Millions of people in India and Bangladesh are in the path of a super cyclone which is due to make landfall in less than 36 hours, bringing damaging winds and heavy rain to a region already struggling with the coronavirus pandemic.
Super Cyclone Amphan became the strongest storm ever recorded in the Bay of Bengal on Monday night, after intensifying with sustained wind speeds of up to 270 kilometers per hour (165 miles per hours), according to data from the US Joint Typhoon Warning Center.
Amphan has weakened slightly since, but the storm is still the equivalent of a strong Category 4 Atlantic hurricane, or a super typhoon in the West Pacific, with winds speeds up to 240 kph (150 mph).
The Bay of Bengal, in the northeastern part of the Indian Ocean, is positioned between India to the west and northwest, Bangladesh to the north, and Myanmar to the east.
The super cyclone is due to make landfall on the India Bangladesh border on Wednesday evening, near the Indian city of Kolkata which is home to more than 14 million people.
Indian Prime Minister Narendra Modi reviewed the country’s emergency response measures on Monday night, ahead of the storm’s landfall in India.
The Director General of India’s National Disaster Response Force (NDRF) said 25 NDRF teams have been deployed to the region, with 12 others ready in reserve, and 24 other teams are also on standby in different parts of India.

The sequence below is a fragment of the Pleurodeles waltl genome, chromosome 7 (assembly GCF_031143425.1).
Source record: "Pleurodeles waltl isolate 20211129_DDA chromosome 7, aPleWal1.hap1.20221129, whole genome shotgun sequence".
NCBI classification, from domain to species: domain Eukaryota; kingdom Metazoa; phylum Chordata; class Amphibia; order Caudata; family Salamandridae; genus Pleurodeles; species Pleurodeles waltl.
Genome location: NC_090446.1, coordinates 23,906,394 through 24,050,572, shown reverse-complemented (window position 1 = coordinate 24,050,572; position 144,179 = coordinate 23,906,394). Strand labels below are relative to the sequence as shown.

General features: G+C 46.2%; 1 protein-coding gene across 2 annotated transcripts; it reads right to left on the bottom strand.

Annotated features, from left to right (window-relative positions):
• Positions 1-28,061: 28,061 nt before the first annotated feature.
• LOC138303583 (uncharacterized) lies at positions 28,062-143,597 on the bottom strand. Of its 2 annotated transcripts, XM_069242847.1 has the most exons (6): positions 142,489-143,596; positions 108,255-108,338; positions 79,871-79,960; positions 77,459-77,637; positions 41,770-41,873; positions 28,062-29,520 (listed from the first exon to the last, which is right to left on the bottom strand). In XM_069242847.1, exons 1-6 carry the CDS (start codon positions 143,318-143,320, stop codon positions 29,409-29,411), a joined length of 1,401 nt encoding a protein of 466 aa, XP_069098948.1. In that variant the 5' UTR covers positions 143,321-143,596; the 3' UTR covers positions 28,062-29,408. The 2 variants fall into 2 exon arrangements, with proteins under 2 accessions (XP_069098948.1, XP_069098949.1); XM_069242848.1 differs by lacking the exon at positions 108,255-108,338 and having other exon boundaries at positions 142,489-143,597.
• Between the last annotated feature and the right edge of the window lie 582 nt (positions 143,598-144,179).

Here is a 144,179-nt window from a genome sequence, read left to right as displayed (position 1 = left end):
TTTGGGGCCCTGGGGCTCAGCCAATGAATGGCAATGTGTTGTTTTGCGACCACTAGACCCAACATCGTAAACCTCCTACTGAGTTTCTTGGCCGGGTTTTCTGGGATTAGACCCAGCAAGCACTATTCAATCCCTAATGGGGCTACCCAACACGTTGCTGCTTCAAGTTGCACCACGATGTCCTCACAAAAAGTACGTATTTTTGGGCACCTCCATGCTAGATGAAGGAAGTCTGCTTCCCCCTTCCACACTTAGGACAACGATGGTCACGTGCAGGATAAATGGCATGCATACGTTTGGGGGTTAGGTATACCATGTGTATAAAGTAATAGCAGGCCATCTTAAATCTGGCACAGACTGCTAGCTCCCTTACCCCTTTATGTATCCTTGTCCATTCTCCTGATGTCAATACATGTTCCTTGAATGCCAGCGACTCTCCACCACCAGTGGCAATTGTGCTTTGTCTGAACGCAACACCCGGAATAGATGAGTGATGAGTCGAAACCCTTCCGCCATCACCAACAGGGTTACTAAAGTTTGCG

Fishermen have been warned to remain onshore and not sail out for the next 24 hours by the Indian Meteorological Department.
Following the meeting, Modi said on his official Twitter account that evacuation plans had been discussed, as well as other emergency response measures.
“I pray for everyone’s safety and assure all possible support from the Central Government,” he said.
On May 18 at 3:40 a.m. EST (0740 UTC), NASA’s Aqua satellite passed over Tropical Cyclone Amphan, located in the Northern Indian Ocean. Aqua found highest concentrations of water vapor (brown) and coldest cloud top temperatures were around the clear eye. Credits: NASA/NRL
The storm comes as both India and Bangladesh struggle to bring local coronavirus outbreaks under control. India passed more than 100,000 confirmed infections on Monday, according to Johns Hopkins University, recording its largest single-day surge yet with a total of 5,242 new cases.
Meanwhile Bangladesh’s infection count is rapidly rising, with more than 1,300 new cases on Sunday, its biggest rise yet. In total, the country has recorded 23,870 confirmed infections, according to Johns Hopkins.
Tackling both disasters at once will be challenging for the two governments, especially if they attempt to maintain social distancing in packed evacuation centers and emergency shelters.